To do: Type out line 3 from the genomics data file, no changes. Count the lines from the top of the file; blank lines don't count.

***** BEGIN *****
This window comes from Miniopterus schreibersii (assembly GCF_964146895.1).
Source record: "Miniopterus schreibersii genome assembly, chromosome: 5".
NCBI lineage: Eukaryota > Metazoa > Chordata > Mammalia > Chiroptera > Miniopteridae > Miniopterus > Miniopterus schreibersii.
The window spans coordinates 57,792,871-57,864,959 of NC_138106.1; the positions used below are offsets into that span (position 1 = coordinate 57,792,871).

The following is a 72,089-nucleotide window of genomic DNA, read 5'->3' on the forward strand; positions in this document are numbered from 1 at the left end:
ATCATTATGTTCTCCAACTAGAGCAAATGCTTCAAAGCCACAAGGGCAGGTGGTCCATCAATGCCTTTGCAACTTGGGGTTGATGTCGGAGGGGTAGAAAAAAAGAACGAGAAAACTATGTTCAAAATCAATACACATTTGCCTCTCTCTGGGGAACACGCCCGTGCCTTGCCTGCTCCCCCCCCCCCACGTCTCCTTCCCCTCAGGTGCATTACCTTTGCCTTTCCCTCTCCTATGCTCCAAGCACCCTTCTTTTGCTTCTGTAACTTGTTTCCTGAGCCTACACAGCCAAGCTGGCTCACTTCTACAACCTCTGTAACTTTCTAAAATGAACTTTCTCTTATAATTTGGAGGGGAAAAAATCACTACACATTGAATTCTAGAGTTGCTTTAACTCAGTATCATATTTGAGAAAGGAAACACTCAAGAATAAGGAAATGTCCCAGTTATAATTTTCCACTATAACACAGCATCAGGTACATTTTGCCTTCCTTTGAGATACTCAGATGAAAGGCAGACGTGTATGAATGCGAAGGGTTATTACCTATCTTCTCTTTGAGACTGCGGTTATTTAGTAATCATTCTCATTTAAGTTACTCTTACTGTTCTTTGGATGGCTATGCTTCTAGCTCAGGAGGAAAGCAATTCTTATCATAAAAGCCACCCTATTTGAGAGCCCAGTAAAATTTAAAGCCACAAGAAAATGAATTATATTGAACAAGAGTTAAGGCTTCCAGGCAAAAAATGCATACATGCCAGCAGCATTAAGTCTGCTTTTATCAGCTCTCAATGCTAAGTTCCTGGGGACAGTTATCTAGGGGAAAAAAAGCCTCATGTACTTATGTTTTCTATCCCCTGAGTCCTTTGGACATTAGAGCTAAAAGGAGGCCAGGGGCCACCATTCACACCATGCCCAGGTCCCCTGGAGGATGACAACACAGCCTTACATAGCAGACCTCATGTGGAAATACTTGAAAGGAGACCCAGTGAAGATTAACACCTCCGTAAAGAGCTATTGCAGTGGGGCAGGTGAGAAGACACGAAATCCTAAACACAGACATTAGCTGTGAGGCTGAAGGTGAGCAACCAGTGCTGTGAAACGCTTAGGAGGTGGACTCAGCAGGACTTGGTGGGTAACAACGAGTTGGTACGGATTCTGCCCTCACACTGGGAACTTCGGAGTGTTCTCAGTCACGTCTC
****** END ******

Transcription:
NCBI lineage: Eukaryota > Metazoa > Chordata > Mammalia > Chiroptera > Miniopteridae > Miniopterus > Miniopterus schreibersii.